New Survey Results Show That More Than a Third of CBOs Have Contracts
In a blog entry for Health Affairs, Nora Super, Director of n4a's Aging and Disability Business Institute, made the case for the critical role of community-based organizations (CBOs) in supporting the health-related social needs of older adults and people with disabilities, and released the findings of a Business Institute survey documenting the growth in CBOs securing health care contracts.
The survey, a snapshot of where the aging and disability networks stand in terms of health care partnerships, was sent to Area Agencies on Aging (AAAs), Centers for Independent Living and other community-based organizations across the country. The findings indicate increasing numbers of CBOs forming partnerships with health care entities to successfully address the social determinants of health for older adults in their communities—a result of years of work by n4a and now the Business Institute to help AAAs make these connections and secure such contracts.
Forty-one percent of responding AAAs and more than one-third (38.1 percent) of responding CBOs responding to the survey reported that they have at least one partnership with a health care entity, with an additional 16.5 percent reporting that they are in the process of pursuing a partnership. The most frequently reported contract partners were Medicaid managed care organizations (35 percent) and hospital/health systems (27.8 percent).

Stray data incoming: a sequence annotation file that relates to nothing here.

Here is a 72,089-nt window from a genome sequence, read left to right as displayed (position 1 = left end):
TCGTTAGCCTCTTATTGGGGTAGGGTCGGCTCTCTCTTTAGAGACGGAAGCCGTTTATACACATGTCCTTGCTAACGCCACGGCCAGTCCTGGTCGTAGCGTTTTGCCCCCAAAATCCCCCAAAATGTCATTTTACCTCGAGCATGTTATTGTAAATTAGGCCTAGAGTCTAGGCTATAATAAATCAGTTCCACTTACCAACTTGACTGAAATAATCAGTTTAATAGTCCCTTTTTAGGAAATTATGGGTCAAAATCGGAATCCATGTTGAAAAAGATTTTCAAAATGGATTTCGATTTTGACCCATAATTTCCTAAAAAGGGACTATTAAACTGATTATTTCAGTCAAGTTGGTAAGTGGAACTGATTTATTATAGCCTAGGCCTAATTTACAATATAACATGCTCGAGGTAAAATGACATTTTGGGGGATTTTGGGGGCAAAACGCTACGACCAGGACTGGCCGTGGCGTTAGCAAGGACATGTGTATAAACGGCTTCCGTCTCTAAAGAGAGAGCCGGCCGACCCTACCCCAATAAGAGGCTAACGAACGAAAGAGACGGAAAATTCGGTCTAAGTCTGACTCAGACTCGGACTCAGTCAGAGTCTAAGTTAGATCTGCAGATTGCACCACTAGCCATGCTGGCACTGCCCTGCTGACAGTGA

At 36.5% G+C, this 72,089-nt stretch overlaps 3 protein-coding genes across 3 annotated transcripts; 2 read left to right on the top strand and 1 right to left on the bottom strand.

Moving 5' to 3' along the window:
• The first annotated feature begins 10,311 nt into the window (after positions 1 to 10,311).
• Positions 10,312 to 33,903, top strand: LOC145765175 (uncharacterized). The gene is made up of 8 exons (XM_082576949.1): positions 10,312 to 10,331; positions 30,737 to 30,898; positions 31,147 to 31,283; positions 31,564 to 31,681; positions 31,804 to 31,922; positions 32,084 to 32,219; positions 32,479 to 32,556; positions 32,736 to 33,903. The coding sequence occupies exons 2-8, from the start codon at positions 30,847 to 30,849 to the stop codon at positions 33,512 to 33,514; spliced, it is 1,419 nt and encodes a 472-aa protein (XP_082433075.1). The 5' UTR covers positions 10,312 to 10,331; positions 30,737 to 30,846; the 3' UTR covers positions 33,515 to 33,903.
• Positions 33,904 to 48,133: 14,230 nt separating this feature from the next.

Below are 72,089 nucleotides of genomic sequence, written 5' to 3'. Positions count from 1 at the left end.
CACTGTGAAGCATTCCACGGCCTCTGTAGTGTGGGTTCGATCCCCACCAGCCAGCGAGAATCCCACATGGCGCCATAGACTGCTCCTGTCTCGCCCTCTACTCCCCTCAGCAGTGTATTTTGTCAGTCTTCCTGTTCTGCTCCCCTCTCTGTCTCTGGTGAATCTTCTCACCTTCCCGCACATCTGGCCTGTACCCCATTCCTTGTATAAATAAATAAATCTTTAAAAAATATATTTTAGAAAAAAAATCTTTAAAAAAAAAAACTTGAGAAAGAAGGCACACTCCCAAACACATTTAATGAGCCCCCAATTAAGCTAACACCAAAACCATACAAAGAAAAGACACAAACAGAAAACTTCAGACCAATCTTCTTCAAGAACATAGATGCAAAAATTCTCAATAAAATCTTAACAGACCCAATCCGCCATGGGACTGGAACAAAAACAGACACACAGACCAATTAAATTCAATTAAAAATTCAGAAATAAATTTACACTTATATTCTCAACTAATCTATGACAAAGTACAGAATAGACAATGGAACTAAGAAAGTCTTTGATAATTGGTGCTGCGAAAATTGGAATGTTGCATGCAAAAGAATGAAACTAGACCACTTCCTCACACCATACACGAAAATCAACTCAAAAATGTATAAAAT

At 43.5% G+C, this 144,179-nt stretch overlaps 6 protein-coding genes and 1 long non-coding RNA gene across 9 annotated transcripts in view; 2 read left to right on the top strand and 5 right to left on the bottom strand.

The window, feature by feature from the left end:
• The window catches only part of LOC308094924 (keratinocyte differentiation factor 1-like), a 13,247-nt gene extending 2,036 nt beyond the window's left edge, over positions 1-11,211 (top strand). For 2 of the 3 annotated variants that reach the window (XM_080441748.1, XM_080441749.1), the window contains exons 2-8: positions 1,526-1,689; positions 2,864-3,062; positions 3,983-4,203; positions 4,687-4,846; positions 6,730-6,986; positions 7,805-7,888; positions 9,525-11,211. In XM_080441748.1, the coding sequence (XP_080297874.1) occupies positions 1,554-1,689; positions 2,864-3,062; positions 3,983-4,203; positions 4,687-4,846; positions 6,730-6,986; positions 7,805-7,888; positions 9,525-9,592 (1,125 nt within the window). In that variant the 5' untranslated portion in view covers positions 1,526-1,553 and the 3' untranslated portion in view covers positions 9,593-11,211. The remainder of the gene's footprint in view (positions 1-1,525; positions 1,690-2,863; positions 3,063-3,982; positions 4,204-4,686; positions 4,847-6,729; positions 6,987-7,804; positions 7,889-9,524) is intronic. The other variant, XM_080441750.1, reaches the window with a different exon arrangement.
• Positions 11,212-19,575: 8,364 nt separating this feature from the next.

The survey's findings will help the Aging and Disability Business Institute assess how to increase the number of partnerships between CBOs and health care entities, driving improved health care outcomes for older adults while enabling them to remain in their homes and communities for as long as possible. Such partnerships also help AAAs and other CBOs diversify their sources of funding, which can help ensure these agencies' long-term viability.
n4a and the Aging and Disability Business Institute will continue to provide resources and tools to AAAs and CBOs to enhance their ability to develop partnerships with health care entities, advancing integration of health and social supports.
Read Nora Super's blog post.
Aging and Disability Business Institute website